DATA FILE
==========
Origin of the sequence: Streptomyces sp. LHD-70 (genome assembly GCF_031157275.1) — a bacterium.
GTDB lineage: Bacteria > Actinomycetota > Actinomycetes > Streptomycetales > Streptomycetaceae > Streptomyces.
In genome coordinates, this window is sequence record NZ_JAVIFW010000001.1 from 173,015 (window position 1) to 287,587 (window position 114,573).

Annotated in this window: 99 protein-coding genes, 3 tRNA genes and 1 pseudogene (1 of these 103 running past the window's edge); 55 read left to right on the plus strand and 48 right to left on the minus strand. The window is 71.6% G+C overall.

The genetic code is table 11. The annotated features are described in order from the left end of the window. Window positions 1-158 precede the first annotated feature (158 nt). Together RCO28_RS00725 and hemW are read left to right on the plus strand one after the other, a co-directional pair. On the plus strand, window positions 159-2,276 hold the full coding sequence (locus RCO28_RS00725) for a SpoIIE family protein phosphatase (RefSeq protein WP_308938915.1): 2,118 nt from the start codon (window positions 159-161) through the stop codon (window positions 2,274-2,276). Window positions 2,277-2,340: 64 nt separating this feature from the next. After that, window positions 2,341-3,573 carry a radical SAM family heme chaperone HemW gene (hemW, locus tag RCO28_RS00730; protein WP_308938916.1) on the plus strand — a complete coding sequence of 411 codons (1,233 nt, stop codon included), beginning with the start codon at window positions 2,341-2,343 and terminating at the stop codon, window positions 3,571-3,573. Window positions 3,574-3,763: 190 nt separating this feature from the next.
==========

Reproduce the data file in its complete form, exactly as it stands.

Origin of the sequence: Streptomyces sp. LHD-70 (genome assembly GCF_031157275.1) — a bacterium.
GTDB lineage: Bacteria > Actinomycetota > Actinomycetes > Streptomycetales > Streptomycetaceae > Streptomyces.
In genome coordinates, this window is sequence record NZ_JAVIFW010000001.1 from 173,015 (window position 1) to 287,587 (window position 114,573).

Annotated in this window: 99 protein-coding genes, 3 tRNA genes and 1 pseudogene (1 of these 103 running past the window's edge); 55 read left to right on the plus strand and 48 right to left on the minus strand. The window is 71.6% G+C overall.

The genetic code is table 11. The annotated features are described in order from the left end of the window. Window positions 1-158 precede the first annotated feature (158 nt). Together RCO28_RS00725 and hemW are read left to right on the plus strand one after the other, a co-directional pair. On the plus strand, window positions 159-2,276 hold the full coding sequence (locus RCO28_RS00725) for a SpoIIE family protein phosphatase (RefSeq protein WP_308938915.1): 2,118 nt from the start codon (window positions 159-161) through the stop codon (window positions 2,274-2,276). Window positions 2,277-2,340: 64 nt separating this feature from the next. After that, window positions 2,341-3,573 carry a radical SAM family heme chaperone HemW gene (hemW, locus tag RCO28_RS00730; protein WP_308938916.1) on the plus strand — a complete coding sequence of 411 codons (1,233 nt, stop codon included), beginning with the start codon at window positions 2,341-2,343 and terminating at the stop codon, window positions 3,571-3,573. Window positions 3,574-3,763: 190 nt separating this feature from the next.